Legislative Messages of Hon. James V. Allred, Governor of Texas 1935-1939 Page: 28 of 263
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and the cause of suicide. To all those who enter the lists, it is
equally fascinating. The successful gamester pushes his good fortune,
till it is overtaken by a reverse. The losing gamester, in hopes of retrieving
past misfortunes, goes on from bad to worse, till, grown desperate,
he pushes at everything and loses his all. In a word, few gain by
this abominable practice, while thousands are injured."
And Shakespeare said:
"It is lost at dice, what ancient honor won."
And Franklin said:
"Keep flax from fire, youth from gaming."
The wisdom of our lawmaking fathers who outlawed this evil in the
life of Texas was not without foundation in legal principle.
"Gambling is a kind of tacit confession that the company engaged
therein do in general exceed the bounds of their respective fortunes, and
therefore they cast lots to determine upon whom the ruin shall at
present fall, that the rest may be saved a little longer."
Countless authorities might be cited supporting these profound truths.
After all, as has been said before, "all gaming, since it implies a desire
to profit at the expense of another, involves a breach of the Tenth
To this good hour, Washington, Shakespeare, Franklin, Blackstone
and the Bible are cited as authorities for the guidance of all of us.
They are surely better counselors than paid advocates of the kind of
gambling interests that have "gone to seed" under the provisions of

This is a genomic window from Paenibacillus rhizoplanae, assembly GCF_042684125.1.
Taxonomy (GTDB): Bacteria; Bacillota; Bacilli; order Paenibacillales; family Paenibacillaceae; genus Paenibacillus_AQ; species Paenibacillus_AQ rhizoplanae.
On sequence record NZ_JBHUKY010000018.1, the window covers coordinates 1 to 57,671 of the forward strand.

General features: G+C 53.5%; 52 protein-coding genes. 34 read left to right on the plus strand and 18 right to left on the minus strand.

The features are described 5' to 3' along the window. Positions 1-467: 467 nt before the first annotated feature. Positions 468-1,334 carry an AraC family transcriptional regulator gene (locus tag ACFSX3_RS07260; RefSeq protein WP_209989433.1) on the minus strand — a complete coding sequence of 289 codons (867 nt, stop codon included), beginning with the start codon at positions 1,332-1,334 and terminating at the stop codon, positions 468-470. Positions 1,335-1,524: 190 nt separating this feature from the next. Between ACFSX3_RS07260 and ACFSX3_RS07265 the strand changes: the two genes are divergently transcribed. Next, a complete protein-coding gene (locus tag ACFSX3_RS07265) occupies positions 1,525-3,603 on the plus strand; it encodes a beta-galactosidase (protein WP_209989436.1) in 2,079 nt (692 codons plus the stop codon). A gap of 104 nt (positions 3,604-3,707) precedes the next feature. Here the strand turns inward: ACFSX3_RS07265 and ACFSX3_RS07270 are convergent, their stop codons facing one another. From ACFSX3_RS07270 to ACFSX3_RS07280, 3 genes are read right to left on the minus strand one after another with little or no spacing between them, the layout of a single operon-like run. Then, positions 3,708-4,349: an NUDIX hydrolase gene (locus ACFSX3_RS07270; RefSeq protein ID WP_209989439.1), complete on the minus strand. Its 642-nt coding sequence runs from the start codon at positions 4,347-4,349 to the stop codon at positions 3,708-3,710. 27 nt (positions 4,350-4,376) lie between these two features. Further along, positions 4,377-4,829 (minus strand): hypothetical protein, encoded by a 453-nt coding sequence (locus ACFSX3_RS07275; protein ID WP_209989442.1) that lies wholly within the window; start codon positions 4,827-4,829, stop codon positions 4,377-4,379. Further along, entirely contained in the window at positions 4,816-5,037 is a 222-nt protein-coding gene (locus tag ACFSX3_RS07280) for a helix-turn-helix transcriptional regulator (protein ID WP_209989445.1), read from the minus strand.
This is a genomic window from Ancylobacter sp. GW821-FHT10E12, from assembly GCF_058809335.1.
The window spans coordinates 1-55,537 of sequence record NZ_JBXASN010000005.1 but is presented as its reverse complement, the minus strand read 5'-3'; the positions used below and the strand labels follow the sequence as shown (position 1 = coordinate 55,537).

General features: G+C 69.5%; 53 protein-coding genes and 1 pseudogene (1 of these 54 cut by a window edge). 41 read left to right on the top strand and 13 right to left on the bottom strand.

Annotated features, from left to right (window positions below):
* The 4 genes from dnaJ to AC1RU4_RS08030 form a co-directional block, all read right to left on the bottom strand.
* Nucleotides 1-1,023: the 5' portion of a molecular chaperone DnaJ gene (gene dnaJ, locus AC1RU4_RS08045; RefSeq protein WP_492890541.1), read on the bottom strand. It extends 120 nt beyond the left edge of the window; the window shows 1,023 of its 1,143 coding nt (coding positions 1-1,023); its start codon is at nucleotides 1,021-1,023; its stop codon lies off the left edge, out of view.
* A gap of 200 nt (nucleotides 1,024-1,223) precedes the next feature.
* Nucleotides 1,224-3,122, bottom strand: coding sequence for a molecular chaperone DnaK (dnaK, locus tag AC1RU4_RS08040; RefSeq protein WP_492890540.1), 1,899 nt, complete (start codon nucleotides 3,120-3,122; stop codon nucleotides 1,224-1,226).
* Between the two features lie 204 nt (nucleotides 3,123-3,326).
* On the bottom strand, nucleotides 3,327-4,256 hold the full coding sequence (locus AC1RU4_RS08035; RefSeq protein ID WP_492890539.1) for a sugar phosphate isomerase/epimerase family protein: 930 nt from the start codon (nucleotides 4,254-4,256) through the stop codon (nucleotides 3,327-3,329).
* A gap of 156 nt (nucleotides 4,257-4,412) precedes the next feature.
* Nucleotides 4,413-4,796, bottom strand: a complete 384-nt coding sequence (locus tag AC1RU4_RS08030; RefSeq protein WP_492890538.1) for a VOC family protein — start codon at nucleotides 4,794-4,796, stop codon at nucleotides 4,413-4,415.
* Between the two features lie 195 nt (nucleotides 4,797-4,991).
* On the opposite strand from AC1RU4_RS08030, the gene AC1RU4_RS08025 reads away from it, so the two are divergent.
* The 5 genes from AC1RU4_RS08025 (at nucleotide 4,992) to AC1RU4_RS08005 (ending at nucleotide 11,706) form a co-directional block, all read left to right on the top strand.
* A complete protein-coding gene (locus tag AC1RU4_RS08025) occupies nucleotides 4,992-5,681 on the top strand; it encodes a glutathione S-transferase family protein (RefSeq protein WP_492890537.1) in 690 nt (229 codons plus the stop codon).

the race track gambling law of Texas.
During the seventeen months since this law was enacted Texas has
witnessed and suffered every evil pointed out by Washington as attendant
upon gambling. The very foundation of morality and character of
our people is being undermined by legalized, commercialized and advertised
gambling. Within its shadow stalks every kind of racketeering.
The tout, the thug, have been brought within the law and invade the
realm of decency. Embezzlement, suicides, swindlings and social disasters
have followed in a dire chain of events.
The consequences are uniformly destructive. Public officials have been
indicted for embezzlement, traceable, I understand, to losses at the race
track. Trusted employees in private business institutions have checked
up short. Merchants and business men find it more difficult to collect
their accounts than before the passage of this act. Uniformly, they
report that employees and customers alike pour not only their savings
but their current e.arnings into legalized gambling institutions.
Leaving out names, may I quote from a news item recently appearing
in the press: " ," of a given address, "died at 1:50 p. m. Tuesday
at Saint Joseph's Infirmary. A poison bottle half empty was
found in his hotel room. A note in his pocket read, "The race horses
caused this. The wages of sin are death. The greatest thing the Legislature
can do is to repeal the gambling laws. May God have mercy
on my soul, and watch over and protect my family."
An isolated instance, some may say, but this we know: this suicide
left a record as to the cause of his ruin. There may have been others.
It would have been far better not only for this unfortunate man but
for Texas had the race track gambling law not been passed.
Here’s what’s next.
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Allred, James V. Legislative Messages of Hon. James V. Allred, Governor of Texas 1935-1939, book, 1939; (texashistory.unt.edu/ark:/67531/metapth3899/m1/28/: accessed March 28, 2017), University of North Texas Libraries, The Portal to Texas History, texashistory.unt.edu; .